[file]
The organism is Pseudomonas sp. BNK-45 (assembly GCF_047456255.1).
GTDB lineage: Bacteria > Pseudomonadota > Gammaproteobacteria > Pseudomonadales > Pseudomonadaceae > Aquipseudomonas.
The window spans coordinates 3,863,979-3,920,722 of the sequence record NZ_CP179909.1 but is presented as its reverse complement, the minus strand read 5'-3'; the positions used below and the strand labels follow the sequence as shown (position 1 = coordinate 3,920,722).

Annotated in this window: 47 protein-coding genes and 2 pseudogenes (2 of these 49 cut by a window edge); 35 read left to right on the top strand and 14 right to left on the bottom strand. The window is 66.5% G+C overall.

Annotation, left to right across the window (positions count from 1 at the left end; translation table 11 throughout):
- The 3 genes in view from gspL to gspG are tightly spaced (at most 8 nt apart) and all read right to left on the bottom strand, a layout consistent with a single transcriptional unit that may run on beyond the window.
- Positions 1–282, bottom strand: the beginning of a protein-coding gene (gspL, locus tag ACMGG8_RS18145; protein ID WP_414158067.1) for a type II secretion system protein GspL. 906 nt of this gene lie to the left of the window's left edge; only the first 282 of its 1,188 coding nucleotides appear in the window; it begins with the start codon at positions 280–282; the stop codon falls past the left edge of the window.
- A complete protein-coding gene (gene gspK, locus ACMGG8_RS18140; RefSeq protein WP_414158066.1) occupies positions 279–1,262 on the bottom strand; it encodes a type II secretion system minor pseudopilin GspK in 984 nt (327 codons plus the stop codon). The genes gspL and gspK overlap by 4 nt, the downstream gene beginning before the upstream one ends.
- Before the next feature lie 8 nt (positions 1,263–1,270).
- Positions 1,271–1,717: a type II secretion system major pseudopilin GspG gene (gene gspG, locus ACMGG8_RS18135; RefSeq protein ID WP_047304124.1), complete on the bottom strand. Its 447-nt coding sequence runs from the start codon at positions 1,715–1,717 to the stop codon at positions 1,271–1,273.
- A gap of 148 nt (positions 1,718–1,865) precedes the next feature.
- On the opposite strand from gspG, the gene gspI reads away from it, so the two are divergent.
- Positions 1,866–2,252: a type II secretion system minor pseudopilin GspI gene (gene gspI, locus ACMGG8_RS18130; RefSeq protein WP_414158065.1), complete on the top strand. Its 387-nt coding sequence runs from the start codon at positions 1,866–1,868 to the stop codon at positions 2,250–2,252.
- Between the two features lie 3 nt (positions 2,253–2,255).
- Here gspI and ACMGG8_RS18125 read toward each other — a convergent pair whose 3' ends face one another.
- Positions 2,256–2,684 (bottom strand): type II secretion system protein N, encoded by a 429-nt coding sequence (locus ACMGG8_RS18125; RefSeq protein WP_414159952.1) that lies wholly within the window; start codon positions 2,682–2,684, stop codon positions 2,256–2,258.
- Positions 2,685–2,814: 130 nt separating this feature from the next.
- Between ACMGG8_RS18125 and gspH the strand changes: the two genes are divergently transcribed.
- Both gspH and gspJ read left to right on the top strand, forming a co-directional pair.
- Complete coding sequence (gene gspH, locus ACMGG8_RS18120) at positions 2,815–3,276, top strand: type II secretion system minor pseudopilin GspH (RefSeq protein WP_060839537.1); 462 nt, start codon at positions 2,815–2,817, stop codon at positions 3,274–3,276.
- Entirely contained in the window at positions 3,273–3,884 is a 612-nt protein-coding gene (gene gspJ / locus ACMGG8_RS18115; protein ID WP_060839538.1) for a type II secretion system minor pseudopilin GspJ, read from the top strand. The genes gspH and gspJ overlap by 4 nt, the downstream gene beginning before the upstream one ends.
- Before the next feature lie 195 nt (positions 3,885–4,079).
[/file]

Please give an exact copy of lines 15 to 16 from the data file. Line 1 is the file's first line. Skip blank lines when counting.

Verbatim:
- Here gspI and ACMGG8_RS18125 read toward each other — a convergent pair whose 3' ends face one another.
- Positions 2,256–2,684 (bottom strand): type II secretion system protein N, encoded by a 429-nt coding sequence (locus ACMGG8_RS18125; RefSeq protein WP_414159952.1) that lies wholly within the window; start codon positions 2,682–2,684, stop codon positions 2,256–2,258.